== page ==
Renovation can suggest major structural alternations to a property going on over months, which means that your standard owner-occupier home insurance (or landlord insurance if you let the property) typically may not provide the level of protection needed, and specialist renovation insurance might be a better fit.
Let’s look at some of the issues.
Insurance definitions of decoration
It’s typically the case that most property insurance providers will differentiate between the concepts of decoration and renovation – even if the definitions may differ very significantly from one policy to another.
Broadly speaking, DIY or ordinary tradesperson type decoration shouldn’t be a problem for most standard policies. Those are the sorts of activities encompassing things like freshening up a room, putting down a new carpet or painting the window frames.
There may be some exceptions though, for example, if you’ve hired a tradesperson to strip some wood in your property and they’re using industrial-strength machines or hazardous materials to help them. That leads to our first top tip:
- it’s always worth checking with your insurance provider in advance whether or not the work you’re undertaking meets their definition of ordinary decoration and whether or not it will have any effect on your insurance cover.
Keep in mind that sometimes what you might call decoration may change the value of your house. An example might be simply wallpapering and minor electrical work in an already converted loft that transforms it into other bedroom (ignoring here any planning permission issues):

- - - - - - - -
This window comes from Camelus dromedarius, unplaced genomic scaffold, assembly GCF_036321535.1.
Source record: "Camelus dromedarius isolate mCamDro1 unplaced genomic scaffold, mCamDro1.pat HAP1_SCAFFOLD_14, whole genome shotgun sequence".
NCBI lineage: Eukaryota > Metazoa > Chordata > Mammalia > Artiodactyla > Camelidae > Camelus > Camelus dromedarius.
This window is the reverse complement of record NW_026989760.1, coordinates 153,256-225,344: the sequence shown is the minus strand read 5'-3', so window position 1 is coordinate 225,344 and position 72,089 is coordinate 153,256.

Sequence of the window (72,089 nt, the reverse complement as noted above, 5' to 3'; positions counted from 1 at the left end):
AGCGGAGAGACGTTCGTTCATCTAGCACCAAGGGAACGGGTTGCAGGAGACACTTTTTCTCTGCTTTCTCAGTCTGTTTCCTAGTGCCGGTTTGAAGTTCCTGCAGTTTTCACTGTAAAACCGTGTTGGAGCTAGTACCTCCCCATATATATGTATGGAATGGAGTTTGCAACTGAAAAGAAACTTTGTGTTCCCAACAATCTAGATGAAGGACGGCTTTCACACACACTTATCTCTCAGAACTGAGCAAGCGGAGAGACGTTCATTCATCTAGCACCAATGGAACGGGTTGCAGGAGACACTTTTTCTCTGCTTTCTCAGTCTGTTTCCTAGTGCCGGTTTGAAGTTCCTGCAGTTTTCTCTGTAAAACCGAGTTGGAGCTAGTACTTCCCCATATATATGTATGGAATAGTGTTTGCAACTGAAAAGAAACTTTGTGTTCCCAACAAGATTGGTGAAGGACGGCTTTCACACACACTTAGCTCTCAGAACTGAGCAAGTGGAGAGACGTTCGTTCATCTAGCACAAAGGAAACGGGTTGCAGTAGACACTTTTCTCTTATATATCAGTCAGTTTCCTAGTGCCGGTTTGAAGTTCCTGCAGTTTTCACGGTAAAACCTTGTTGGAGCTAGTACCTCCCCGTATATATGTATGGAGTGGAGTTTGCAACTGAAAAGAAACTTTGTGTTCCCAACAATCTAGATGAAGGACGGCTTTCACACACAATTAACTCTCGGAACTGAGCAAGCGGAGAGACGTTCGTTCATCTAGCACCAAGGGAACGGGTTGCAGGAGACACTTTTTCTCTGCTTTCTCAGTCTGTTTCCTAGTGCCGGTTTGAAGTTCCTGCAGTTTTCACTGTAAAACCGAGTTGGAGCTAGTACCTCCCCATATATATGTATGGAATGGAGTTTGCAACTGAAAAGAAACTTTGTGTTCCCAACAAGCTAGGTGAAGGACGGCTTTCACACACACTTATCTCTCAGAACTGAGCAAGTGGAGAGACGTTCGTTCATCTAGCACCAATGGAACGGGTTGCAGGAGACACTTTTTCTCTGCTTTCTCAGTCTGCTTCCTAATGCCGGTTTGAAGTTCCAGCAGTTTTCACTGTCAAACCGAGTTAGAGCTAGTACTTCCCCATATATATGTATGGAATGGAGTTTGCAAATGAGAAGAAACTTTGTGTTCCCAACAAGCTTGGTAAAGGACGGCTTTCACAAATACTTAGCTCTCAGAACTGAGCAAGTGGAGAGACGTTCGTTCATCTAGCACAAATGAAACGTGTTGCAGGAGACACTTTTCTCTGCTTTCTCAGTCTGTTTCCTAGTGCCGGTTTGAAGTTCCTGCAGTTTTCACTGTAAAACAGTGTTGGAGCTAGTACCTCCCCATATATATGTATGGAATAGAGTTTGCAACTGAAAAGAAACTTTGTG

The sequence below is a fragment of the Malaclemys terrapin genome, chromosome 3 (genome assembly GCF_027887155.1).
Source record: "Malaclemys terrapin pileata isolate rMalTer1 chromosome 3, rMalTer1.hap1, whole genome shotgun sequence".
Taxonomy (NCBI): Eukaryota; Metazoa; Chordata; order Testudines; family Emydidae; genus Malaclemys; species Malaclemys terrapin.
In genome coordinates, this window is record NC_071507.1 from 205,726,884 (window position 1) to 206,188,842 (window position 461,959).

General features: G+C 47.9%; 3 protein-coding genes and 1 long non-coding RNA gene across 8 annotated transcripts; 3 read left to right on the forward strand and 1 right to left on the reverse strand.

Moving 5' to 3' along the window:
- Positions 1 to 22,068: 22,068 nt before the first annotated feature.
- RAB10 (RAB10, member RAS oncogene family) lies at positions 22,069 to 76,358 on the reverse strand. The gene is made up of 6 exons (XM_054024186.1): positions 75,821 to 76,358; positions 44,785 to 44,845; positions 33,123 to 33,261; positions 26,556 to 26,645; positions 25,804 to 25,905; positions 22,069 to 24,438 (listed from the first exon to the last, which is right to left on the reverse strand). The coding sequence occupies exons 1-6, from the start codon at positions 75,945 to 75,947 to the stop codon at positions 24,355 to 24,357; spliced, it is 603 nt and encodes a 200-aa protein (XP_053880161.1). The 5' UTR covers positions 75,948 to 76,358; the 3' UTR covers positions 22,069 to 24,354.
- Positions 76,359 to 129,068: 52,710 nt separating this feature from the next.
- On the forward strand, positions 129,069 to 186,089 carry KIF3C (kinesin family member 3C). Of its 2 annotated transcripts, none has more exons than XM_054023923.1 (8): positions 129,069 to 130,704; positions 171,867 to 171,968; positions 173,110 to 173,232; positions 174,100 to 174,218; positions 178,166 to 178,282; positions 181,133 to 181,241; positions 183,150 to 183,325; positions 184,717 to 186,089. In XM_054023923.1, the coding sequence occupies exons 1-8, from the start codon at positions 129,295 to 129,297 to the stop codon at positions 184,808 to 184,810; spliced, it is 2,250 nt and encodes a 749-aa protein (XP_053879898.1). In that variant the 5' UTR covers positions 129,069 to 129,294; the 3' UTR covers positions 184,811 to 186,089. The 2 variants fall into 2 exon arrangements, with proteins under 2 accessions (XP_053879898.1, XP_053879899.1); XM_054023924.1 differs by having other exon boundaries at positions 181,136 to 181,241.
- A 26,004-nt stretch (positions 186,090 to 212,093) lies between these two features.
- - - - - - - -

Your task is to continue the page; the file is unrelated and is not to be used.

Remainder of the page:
- be doubly sure to check with your insurer if any decoration work you’re doing will result in materially changing the description of your property and/or its value.
Insurance and renovation
Renovation is typically considered to include:
- any work that involves structural alternations to your property – that typically would include things such as adding an extension, subdivisions that result in adding rooms, adding new windows or doors, loft conversions, wall removals and so on (that list isn’t by any means all-inclusive);
- work that requires you to vacate your property while it is completed;
- the replacement of joints and other major timbers;
- complete re-wiring and/or re-plumbing;
In all such cases, you might typically discover that standard household / landlord policies would either severely limit your protection or perhaps become invalid altogether, as you don’t have specialist renovation insurance.
That’s because both during and after the renovation work, you may be changing what’s called the risk profile associated with your property. That may sound complex but it isn’t.
- the type of cover your insurer provides and the premium they charge is linked directly to their understanding of the risks they’re taking (i.e. the risk profile);
- anything you do which changes the risks associated with your property, as in renovations, will typically mean you’ll need to take steps to ensure your ongoing cover.
If you’d like to know more about the principles here, we can’t stress strongly enough how much you might benefit from reading our online guide to property renovation and associated insurance.
Additional or varied cover
Property renovation insurance is a form of cover which provides that continuity of protection in your new circumstances.
The policy provider will look at what work is being undertaken and agree to provide appropriate replacement or supplemental cover (subject to the exact nature of the proposed work).
It’s worth noting that not only is such insurance typically advisable if you’d like to protect your ongoing financial interests but it’s also very probably an obligation under the terms of any mortgage contract you have on the property.
We’d welcome your enquiries for more information.